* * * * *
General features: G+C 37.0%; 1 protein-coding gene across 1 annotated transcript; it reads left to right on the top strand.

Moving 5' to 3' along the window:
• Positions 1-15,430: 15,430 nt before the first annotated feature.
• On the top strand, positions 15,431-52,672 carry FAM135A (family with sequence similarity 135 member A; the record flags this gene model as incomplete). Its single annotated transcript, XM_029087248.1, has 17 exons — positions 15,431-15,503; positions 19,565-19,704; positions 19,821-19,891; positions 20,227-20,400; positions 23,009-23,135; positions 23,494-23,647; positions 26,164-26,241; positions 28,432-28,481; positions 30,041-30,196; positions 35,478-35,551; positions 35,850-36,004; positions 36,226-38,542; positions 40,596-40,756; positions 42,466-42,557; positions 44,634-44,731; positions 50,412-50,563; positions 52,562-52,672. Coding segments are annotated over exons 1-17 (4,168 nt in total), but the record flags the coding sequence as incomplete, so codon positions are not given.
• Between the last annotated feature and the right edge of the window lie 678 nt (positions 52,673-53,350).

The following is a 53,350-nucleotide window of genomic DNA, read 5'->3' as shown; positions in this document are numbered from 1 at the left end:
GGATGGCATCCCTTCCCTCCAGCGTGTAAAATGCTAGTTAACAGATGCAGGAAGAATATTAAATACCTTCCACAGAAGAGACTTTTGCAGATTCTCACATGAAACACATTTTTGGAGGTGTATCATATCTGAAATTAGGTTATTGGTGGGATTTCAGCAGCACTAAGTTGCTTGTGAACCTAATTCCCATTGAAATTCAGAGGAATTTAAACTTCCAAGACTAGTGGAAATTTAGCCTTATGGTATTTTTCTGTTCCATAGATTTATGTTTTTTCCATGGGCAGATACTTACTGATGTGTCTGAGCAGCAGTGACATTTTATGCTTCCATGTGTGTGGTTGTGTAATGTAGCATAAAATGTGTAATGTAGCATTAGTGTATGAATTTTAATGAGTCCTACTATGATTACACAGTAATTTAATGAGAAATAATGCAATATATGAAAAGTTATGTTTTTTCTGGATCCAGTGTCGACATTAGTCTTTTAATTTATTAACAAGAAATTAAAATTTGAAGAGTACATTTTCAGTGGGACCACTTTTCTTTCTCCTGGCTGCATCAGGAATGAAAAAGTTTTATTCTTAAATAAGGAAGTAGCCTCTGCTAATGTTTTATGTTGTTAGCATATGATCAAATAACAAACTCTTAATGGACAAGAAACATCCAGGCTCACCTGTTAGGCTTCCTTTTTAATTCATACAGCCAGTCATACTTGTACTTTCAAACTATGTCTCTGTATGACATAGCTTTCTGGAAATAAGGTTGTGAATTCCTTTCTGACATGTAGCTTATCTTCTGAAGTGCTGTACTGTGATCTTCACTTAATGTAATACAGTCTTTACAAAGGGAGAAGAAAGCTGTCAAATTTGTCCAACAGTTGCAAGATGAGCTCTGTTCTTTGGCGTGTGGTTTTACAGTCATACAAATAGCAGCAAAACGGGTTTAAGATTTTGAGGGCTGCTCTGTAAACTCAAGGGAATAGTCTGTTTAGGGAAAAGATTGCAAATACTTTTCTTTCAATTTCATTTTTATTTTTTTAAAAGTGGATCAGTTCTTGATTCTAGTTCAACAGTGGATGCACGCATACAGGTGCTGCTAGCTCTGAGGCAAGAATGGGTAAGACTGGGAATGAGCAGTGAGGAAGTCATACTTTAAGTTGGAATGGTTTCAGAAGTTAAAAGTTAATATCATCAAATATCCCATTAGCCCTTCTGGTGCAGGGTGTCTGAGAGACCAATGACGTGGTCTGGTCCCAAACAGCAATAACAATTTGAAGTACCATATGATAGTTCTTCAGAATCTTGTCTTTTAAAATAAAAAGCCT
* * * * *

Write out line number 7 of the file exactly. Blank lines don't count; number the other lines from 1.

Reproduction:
GGATGGCATCCCTTCCCTCCAGCGTGTAAAATGCTAGTTAACAGATGCAGGAAGAATATTAAATACCTTCCACAGAAGAGACTTTTGCAGATTCTCACATGAAACACATTTTTGGAGGTGTATCATATCTGAAATTAGGTTATTGGTGGGATTTCAGCAGCACTAAGTTGCTTGTGAACCTAATTCCCATTGAAATTCAGAGGAATTTAAACTTCCAAGACTAGTGGAAATTTAGCCTTATGGTATTTTTCTGTTCCATAGATTTATGTTTTTTCCATGGGCAGATACTTACTGATGTGTCTGAGCAGCAGTGACATTTTATGCTTCCATGTGTGTGGTTGTGTAATGTAGCATAAAATGTGTAATGTAGCATTAGTGTATGAATTTTAATGAGTCCTACTATGATTACACAGTAATTTAATGAGAAATAATGCAATATATGAAAAGTTATGTTTTTTCTGGATCCAGTGTCGACATTAGTCTTTTAATTTATTAACAAGAAATTAAAATTTGAAGAGTACATTTTCAGTGGGACCACTTTTCTTTCTCCTGGCTGCATCAGGAATGAAAAAGTTTTATTCTTAAATAAGGAAGTAGCCTCTGCTAATGTTTTATGTTGTTAGCATATGATCAAATAACAAACTCTTAATGGACAAGAAACATCCAGGCTCACCTGTTAGGCTTCCTTTTTAATTCATACAGCCAGTCATACTTGTACTTTCAAACTATGTCTCTGTATGACATAGCTTTCTGGAAATAAGGTTGTGAATTCCTTTCTGACATGTAGCTTATCTTCTGAAGTGCTGTACTGTGATCTTCACTTAATGTAATACAGTCTTTACAAAGGGAGAAGAAAGCTGTCAAATTTGTCCAACAGTTGCAAGATGAGCTCTGTTCTTTGGCGTGTGGTTTTACAGTCATACAAATAGCAGCAAAACGGGTTTAAGATTTTGAGGGCTGCTCTGTAAACTCAAGGGAATAGTCTGTTTAGGGAAAAGATTGCAAATACTTTTCTTTCAATTTCATTTTTATTTTTTTAAAAGTGGATCAGTTCTTGATTCTAGTTCAACAGTGGATGCACGCATACAGGTGCTGCTAGCTCTGAGGCAAGAATGGGTAAGACTGGGAATGAGCAGTGAGGAAGTCATACTTTAAGTTGGAATGGTTTCAGAAGTTAAAAGTTAATATCATCAAATATCCCATTAGCCCTTCTGGTGCAGGGTGTCTGAGAGACCAATGACGTGGTCTGGTCCCAAACAGCAATAACAATTTGAAGTACCATATGATAGTTCTTCAGAATCTTGTCTTTTAAAATAAAAAGCCT